Emily M. DeArdo

writer

California Diary: The Getty and OP Appearances

travelEmily DeArdoComment
View from the Western Pavilion at the Getty 

View from the Western Pavilion at the Getty 

On Thursday of our CA trip, we decided to get some high culture by visiting the Getty Center in Brentwood. Mary and I both love art, and the best thing about the Getty is that it's FREE to visit their amazing collection and special exhibits. FREE! Since we took Uber, we didn't even have to pay for parking! 

We were especially excited to see this exhibit, which closed May 1, so we just squeaked in!

Tapestry and weaving has always fascinated me, so this exhibit was really well-timed for us. We couldn't take photographs of it, though, in order to preserve the tapestries, so I have nothing other than this shot.

But I did take plenty of other photos of the art work the Getty displays all the time.

The Getty is different in that it's not your typical museum, where everything is under one roof. Here, it's open air pavilions, with a main hall that opens out to the central "hall" space, and the four pavilions are located around them. There's also a cafe and a restaurant with breathtaking views of LA. 

The collection included illuminated manuscripts, European masters from all eras, sculpture, furniture, photography, and a few special exhibits other than Woven Gold. Van Gogh's Irises, some Monets and Rembrandts, and a Rodin sculpture were all on view--but I loved finding some hidden Dominican friends!

 

This painting depicts St Francis (L), a pope, St John the Baptist, and St Dominic, and was painted by a Dominican--Blessed Fra Angelico, one of the patron saints of artists. 

A few galleries later, I found these matching paintings: 

These two paintings, by Domenico Beccafumi, depict two scenes in the life of St Catherine of Siena, a doctor of the church, co-patron of Europe, and Lay Dominican. The top painting is the moment she received the Stigmata--the wounds of Christ--and the bottom is where she received communion from an angel when she couldn't physically attend a Mass.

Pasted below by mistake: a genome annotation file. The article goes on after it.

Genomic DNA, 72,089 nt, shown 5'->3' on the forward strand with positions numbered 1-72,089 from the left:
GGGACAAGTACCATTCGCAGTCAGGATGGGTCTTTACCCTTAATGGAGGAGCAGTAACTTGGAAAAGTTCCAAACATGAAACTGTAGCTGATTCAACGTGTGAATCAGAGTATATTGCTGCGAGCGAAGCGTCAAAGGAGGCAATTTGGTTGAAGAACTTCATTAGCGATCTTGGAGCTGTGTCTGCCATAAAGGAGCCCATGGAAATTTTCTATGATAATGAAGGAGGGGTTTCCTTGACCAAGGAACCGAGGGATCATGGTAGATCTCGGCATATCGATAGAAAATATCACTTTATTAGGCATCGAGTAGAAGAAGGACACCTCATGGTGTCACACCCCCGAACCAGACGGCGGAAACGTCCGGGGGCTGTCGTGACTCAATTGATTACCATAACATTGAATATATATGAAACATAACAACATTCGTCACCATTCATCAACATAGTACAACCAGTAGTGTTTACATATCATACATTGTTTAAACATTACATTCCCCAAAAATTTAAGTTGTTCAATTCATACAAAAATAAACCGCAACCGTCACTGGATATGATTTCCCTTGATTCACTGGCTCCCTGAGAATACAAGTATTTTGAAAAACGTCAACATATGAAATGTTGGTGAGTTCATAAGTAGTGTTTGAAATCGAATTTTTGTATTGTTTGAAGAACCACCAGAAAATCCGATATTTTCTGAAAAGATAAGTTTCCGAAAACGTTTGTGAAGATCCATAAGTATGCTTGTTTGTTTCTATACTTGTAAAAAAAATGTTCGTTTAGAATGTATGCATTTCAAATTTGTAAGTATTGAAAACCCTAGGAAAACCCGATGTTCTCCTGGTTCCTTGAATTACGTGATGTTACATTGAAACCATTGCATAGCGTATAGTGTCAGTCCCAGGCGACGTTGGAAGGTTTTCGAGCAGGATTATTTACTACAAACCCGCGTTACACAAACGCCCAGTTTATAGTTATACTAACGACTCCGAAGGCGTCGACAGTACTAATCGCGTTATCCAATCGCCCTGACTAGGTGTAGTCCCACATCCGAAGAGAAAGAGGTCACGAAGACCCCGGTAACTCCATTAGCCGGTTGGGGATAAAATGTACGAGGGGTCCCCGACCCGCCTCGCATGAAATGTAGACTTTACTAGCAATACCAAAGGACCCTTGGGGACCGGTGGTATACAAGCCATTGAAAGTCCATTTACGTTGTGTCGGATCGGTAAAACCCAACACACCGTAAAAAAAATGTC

Such beautiful paintings of such great saints! But wait, there's more!

St Thomas Aquinas, another Doctor of the Church and Dominica friar, on this portable altar

OP power is alive and well at the Getty!

 

Some of my other favorites:

Irises, Van Gogh

 

The Baptism in the Jordan, Veronese

 

This little girl:

 

This woman pushing away Cupid made me laugh:

 

The miracle of the House of Loreto--if you're new to this, basically it's a story that says Angels picked up Mary's house in Nazareth and moved it to Loreto--whether or not it's true is debatable, but it's a great painting: 

 

This medieval chasuable:

 

Sight read this, yo! 

 

This painting of Mary Magdalen:

 

This reunited family, after a "not guilty" verdict is read: 

I love art museums, so the time in the Getty was well spent. It was such a beautiful day that spending time on the patio, reading and writing, was fabulous (I did that while Mary went to check out some period French furniture  After walking more than seven miles at Disneyland the day before, my legs needed a break!)